I was awarded a fully-funded residency at Faber at the beginning of 2018. Here are the five best things about the experience:
1) How I came to hear about it
A friend of mine, a truly gifted writer from Louisiana called Courtney Young (check out her latest story here) emailed me while she was in residence at Faber encouraging me IN ALL CAPS to apply. I’d been vaguely aware of the residency, which gives writers and academics a room in a four-star hotel in Catalonia as well as two meals a day in order to give them time to produce, but assumed that as an emerging writer it would be out of my league. But with the encouragement of Courtney (who I met while in residence at Vermont Studio Center), I applied, and was quickly accepted.
2) The space
Your desk at the hotel is set against a window with a stunning view of the Catalonia mountains. The room is functional, quiet and comfortable, with the centre of town and some glorious hikes a short walk away. The hotel has a small apartment where residents can relax, work, make coffee and chat to staff – and it’s covered in pictures of past residents. I was brought in, tired from travelling, and squealed at the sight of my friend’s picture on the wall.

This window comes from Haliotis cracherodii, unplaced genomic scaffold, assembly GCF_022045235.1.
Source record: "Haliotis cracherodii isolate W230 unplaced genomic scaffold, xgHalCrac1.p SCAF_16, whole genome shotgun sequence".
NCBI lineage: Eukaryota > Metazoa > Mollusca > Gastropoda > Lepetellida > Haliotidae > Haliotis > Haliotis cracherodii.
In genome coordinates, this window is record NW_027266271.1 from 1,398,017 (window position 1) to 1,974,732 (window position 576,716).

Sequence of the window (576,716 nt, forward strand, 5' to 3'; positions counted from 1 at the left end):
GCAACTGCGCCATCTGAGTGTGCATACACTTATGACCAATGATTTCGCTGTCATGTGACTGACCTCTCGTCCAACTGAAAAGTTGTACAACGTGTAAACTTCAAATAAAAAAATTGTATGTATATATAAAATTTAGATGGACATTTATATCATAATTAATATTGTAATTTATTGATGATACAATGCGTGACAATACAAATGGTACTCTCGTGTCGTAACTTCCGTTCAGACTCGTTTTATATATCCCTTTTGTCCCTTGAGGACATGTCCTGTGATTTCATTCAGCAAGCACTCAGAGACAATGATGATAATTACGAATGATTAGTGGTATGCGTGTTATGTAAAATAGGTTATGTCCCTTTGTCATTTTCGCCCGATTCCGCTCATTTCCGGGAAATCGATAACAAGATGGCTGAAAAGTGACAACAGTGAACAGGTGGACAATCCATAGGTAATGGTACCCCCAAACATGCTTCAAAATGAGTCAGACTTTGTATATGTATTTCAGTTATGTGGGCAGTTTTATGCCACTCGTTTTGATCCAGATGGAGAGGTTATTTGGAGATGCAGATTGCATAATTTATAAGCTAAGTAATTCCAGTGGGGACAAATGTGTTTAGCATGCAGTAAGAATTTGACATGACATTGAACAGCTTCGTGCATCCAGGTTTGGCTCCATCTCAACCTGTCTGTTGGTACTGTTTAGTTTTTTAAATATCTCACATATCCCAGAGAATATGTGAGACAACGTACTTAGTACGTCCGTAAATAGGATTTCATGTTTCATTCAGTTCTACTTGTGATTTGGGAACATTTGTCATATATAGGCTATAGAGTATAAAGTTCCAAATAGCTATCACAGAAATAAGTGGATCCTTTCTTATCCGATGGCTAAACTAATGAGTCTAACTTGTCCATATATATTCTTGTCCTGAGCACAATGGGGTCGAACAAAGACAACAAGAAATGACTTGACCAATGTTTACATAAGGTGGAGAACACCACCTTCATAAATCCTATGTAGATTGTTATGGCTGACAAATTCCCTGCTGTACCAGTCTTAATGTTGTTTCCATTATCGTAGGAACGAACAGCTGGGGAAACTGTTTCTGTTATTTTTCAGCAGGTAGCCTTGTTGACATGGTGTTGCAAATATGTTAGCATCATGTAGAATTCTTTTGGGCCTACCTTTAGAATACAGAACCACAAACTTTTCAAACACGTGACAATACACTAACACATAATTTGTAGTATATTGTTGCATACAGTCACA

3) The staff
The welcome at Faber is warm. They speak great English (though we communicated mostly in Spanish), and they’re always on hand for advice.
4) The other residents
Rare is the residency that isn’t made by the company you keep; I was joined by Marina, Jacob and Kristina who made for wonderful breakfast and dinner companions. We remain friends and Kristina and I have even exchanged chapters of our works-in-progress (hers were fantastic, and she’s just had a book proposal accepted by Clemson University Press!)
5) The location
The town of Olot is quiet and friendly. I spent a lot of time at Cafe Nabila, and after giving a talk at the local English school I had a few enjoyable, caffeine-fuelled meetups with a local student and her dog. Girona is a short bus ride away, where I spent a wonderful day wandering, eating ice cream drinking coffee and working on my laptop. I was cranking out a chapter about my time in Sicily at the time, and the mental leap from the cobbled streets of Girona to the sun-baked paving stones of Palermo wasn’t a difficult one to make.
Check it out below, and apply here.